Dear MSVU community,

We write to you today to mark the start of National Indigenous History Month, a time to recognize the rich history, culture and diversity of First Nations, Inuit and Métis peoples across Canada. Below we share a greeting from Florence Blackett, the new Indigenous Student Services Coordinator at MSVU. We encourage you to read Florence’s message and explore the resources she has featured.

In addition to coordinating the services of the Indigenous Student Centre/Kina’masuti aqq Apognamasuti (meaning learning and help), Florence also recently crossed the Convocation stage at MSVU to receive the degree of Bachelor of Science in Applied Human Nutrition. She was among our first group of Indigenous graduates to be offered a new Indigenous stole to wear as part of their Convocation attire.

An initiative led by Alyssa McIntyre, the previous Indigenous Student Services Coordinator at MSVU, and with the support of the L’nu Advisory Circle, the red stole features a bear paw, feather with Inukshuk, Bedford barrens petroglyph, a double curve motif, Indigenous Student Centre logo and MSVU logo, all attached in fabric and embroidery, as well as a fringe of black, red, white and yellow ribbons.

Dr. Marie Battiste, Honorary Degree recipient, with Patrick Small Legs-Nagge, Special Advisor to MSVU on Indigenous Affairs; and Florence Blackett, Indigenous Student Centre Coordinator, at Spring 2022 Convocation

(Image description: Dr. Marie Battiste, Honorary Degree recipient, with Patrick Small Legs-Nagge, Special Advisor to MSVU on Indigenous Affairs; and Florence Blackett, Indigenous Student Centre Coordinator, at Spring 2022 Convocation)

The new stole is one of a number of initiatives being undertaken by the university on our truth and reconciliation journey. Last October, then Interim President and Vice-Chancellor Dr. Ramona Lumpkin made an apology on behalf of MSVU to Indigenous Peoples with regard to the university’s connection to residential schools via our founders, the Sisters of Charity Halifax. She also shared a series of 12 commitments for future action that were developed in consultation with the L’nu Advisory Circle.

We have made progress on several of these commitments, including: the establishment of an Auntie in Residence position at MSVU, ensuring Indigenous representation on the Board and Senate and hosting ceremonial healing circles with both governance bodies, and the Indigenization of curriculum. The University also recently announced the creation of a new fund in support of Indigenous students through a $500,000 donation from philanthropists Scott McCain and Leslie McLean, and an additional $500,000 investment by MSVU.

While National Indigenous History Month and National Indigenous Peoples Day (June 21) are opportunities for celebration, we must also reflect on the difficult year it has been for Indigenous communities across Canada. The continued identification of unmarked graves at former residential school sites is a continued unearthing of tremendous pain and a reminder of the intergenerational trauma caused by the residential school system. Awareness of and dialogue regarding these tragedies must not be allowed to fade.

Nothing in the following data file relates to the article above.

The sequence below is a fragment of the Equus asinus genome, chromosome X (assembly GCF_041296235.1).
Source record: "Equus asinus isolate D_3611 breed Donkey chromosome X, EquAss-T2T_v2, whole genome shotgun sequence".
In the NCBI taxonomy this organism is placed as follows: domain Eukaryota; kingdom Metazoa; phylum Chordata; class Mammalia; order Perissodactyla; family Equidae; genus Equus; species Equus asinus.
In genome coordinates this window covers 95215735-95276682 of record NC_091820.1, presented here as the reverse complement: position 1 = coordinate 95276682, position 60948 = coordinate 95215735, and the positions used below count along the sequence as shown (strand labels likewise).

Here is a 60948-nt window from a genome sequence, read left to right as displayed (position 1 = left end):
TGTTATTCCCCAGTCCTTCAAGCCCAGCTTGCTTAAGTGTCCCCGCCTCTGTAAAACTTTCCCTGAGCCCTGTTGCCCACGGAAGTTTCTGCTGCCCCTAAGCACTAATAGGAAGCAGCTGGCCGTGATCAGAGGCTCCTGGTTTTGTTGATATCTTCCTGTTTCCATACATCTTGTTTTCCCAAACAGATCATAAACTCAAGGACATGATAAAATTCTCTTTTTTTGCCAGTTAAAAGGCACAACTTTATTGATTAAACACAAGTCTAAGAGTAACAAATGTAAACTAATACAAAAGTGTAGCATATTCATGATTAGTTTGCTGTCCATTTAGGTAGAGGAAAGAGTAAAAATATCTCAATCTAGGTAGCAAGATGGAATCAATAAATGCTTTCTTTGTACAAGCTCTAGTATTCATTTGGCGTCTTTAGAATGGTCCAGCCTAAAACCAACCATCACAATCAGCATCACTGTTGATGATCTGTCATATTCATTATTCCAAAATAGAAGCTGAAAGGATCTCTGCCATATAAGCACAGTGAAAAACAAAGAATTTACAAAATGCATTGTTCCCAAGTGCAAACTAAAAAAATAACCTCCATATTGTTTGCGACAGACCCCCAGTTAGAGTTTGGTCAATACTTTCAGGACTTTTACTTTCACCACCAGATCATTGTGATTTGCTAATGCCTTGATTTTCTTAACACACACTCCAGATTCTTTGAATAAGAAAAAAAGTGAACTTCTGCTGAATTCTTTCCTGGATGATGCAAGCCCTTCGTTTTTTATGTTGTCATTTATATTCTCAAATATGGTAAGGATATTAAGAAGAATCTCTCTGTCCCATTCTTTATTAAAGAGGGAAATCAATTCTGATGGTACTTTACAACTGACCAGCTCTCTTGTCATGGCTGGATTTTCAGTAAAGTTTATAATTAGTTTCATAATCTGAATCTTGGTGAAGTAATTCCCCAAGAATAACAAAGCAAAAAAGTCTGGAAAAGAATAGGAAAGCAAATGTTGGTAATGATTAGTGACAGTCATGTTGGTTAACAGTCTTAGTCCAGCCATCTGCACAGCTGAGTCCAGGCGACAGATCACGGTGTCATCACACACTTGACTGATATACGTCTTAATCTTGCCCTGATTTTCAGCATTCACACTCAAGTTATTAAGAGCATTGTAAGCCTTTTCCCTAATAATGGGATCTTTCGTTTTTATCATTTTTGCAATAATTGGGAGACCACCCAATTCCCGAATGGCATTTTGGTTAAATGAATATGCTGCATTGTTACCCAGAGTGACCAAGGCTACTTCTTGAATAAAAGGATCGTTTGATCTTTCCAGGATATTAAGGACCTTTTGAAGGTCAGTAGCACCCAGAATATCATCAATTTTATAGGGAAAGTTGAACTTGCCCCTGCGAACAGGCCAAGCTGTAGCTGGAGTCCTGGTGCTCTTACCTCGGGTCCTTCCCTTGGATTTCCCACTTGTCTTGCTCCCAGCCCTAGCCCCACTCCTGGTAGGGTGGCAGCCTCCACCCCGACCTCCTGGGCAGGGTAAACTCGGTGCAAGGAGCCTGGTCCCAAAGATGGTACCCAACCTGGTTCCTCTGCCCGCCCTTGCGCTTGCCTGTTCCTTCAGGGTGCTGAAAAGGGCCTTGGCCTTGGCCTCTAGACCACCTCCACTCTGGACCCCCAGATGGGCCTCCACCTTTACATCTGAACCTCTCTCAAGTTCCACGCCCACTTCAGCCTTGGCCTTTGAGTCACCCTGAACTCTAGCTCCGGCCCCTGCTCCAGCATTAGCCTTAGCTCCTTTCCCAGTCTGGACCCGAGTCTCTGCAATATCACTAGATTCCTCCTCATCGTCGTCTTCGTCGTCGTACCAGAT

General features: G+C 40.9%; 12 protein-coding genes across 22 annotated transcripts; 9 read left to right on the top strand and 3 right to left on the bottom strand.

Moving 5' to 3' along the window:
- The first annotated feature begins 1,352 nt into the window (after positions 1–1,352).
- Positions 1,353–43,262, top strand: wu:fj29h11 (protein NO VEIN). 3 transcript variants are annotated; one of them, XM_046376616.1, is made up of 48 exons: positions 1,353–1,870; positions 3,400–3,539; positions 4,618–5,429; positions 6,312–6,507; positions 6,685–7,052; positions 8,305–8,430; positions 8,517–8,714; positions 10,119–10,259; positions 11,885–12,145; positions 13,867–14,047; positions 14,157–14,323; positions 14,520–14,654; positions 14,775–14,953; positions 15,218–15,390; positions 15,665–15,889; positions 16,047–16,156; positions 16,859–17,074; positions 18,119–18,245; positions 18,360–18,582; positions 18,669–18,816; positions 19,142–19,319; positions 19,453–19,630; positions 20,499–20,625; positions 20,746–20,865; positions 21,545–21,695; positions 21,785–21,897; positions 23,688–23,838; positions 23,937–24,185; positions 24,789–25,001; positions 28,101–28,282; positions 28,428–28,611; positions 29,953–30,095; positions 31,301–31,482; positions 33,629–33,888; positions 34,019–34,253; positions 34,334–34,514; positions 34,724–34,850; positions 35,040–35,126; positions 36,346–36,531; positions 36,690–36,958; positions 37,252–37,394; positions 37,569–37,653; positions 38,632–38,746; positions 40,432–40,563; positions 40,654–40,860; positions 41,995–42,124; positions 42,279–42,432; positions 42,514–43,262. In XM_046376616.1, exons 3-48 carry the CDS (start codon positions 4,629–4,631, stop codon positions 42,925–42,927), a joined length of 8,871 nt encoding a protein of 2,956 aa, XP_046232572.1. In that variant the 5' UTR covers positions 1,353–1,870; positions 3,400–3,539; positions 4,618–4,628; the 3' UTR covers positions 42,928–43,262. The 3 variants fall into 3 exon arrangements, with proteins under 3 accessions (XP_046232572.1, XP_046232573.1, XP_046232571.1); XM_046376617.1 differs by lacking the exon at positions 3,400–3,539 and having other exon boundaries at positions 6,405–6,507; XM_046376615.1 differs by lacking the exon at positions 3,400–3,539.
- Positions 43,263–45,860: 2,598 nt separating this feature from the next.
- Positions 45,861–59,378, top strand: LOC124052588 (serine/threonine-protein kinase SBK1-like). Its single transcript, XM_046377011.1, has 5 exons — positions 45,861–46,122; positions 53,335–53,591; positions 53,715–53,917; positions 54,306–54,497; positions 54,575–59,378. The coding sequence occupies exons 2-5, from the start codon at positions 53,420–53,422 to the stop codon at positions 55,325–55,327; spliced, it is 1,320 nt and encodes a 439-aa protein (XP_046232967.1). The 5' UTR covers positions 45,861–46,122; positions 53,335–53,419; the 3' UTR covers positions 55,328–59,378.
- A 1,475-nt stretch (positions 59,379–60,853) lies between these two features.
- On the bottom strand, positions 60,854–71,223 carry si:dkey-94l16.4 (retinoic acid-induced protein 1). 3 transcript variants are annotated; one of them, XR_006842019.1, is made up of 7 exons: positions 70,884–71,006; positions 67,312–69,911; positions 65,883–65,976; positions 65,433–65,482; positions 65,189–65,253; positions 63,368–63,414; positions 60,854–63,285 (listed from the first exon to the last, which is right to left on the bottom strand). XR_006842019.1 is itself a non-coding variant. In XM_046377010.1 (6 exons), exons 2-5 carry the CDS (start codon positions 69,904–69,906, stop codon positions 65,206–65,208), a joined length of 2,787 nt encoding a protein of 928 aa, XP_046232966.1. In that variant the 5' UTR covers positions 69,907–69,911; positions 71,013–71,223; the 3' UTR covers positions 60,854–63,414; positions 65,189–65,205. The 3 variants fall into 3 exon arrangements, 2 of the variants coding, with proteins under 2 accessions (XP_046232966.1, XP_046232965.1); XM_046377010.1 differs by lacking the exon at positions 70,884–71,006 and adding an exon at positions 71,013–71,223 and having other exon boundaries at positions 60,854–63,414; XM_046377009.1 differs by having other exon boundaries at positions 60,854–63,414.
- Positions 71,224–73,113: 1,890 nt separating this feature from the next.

Please read and reflect on Florence’s message below, and plan to participate in opportunities for learning throughout this month.


Patrick Small Legs-Nagge, MSW
Special Advisor on Indigenous Affairs
Mount Saint Vincent University


Sheila A. Brown, PhD
Interim President and Vice-Chancellor
Mount Saint Vincent University


A message from Florence Blackett, Indigenous Student Services Coordinator:

The month of June is National Indigenous History Month, with June 21 marking National Indigenous Peoples Day.

This June marks one year since the horrific discovery of a mass grave containing 215 children at Kamloops Indian Residential School in Canada. In the year that has passed there has been a drive to search each of the Residential School sites for additional unmarked graves. Since the discovery of the these first unmarked graves, many more have been discovered. The combination of overt and systemic racism that can be found in the horrific treatment of Joyce Echaquan who tragically passed away after being verbally abused by hospital staff, and the deaths of Chantel Moore and Rodney Levi by police shooting are only highlights of the treatment and realities that Indigenous folks face in this country, yet, still we stand, still we grieve and still we celebrate our multitudes, unique histories, and ways of being and knowing alongside each other, despite enormous challenge at times.

It is my hope that this National Indigenous History Month many of the non-Indigenous people who have expressed shock, disbelief, disgust, anger and/or shame at the realities coming to light in this country take the time to process these emotions and take actionable steps to help shift our current landscape towards a more just society that is rooted in equity and collective care for each other.

This year, MSVU launched a new Indigenous Resource Hub/ L’nuey Etl-Mawo’tumk that features a variety of podcasts, books, documentaries, reports, articles, films and free online courses to begin the journey of education that is rooted in truth and to celebrate the beauty, resiliency, and multitudes of our people. I encourage you to explore that online resource hub and have included some highlights below.

Florence Blackett
Indigenous Student Services Coordinator
Mount Saint Vincent University  


Resource highlights